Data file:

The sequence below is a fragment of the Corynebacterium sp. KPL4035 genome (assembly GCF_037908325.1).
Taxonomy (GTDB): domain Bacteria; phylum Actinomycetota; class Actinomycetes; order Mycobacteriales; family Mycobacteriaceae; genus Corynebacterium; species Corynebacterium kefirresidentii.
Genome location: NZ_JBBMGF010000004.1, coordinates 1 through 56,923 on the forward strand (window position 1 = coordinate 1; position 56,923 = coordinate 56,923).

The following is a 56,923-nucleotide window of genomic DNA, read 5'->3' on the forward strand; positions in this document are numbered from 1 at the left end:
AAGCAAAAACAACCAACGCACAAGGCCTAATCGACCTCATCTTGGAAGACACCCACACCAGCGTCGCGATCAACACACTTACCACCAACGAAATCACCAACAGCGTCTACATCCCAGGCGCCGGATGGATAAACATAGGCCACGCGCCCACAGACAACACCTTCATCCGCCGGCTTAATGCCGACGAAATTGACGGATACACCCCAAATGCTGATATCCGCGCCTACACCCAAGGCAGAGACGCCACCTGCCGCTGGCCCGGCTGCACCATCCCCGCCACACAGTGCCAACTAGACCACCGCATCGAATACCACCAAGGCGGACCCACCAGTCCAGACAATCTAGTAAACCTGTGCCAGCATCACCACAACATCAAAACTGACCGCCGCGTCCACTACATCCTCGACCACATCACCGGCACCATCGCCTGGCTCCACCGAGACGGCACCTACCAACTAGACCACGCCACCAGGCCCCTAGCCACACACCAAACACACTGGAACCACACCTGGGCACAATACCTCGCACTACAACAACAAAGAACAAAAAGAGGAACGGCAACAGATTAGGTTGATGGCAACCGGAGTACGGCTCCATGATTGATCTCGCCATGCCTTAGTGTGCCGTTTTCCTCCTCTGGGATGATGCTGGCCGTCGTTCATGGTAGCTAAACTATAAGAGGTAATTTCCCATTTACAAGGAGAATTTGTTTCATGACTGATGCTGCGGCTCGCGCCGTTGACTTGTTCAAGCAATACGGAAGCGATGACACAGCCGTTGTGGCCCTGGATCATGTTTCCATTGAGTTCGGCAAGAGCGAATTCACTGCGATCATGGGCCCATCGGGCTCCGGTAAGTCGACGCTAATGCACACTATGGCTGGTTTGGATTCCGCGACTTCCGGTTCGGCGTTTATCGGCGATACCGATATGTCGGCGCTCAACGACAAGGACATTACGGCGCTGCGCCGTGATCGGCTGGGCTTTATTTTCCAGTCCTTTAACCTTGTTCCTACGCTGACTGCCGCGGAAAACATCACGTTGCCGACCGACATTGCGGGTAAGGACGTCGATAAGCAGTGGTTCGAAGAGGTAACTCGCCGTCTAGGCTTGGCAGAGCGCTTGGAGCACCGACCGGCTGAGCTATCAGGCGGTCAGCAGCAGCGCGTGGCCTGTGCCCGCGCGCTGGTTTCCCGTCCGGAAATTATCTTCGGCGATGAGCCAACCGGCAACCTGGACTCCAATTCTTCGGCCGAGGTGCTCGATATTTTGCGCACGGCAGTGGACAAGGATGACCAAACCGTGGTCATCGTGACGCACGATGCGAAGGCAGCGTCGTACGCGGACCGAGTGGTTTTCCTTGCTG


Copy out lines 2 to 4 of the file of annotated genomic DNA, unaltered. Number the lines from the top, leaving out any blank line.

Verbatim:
Taxonomy (GTDB): domain Bacteria; phylum Actinomycetota; class Actinomycetes; order Mycobacteriales; family Mycobacteriaceae; genus Corynebacterium; species Corynebacterium kefirresidentii.
Genome location: NZ_JBBMGF010000004.1, coordinates 1 through 56,923 on the forward strand (window position 1 = coordinate 1; position 56,923 = coordinate 56,923).

The following is a 56,923-nucleotide window of genomic DNA, read 5'->3' on the forward strand; positions in this document are numbered from 1 at the left end: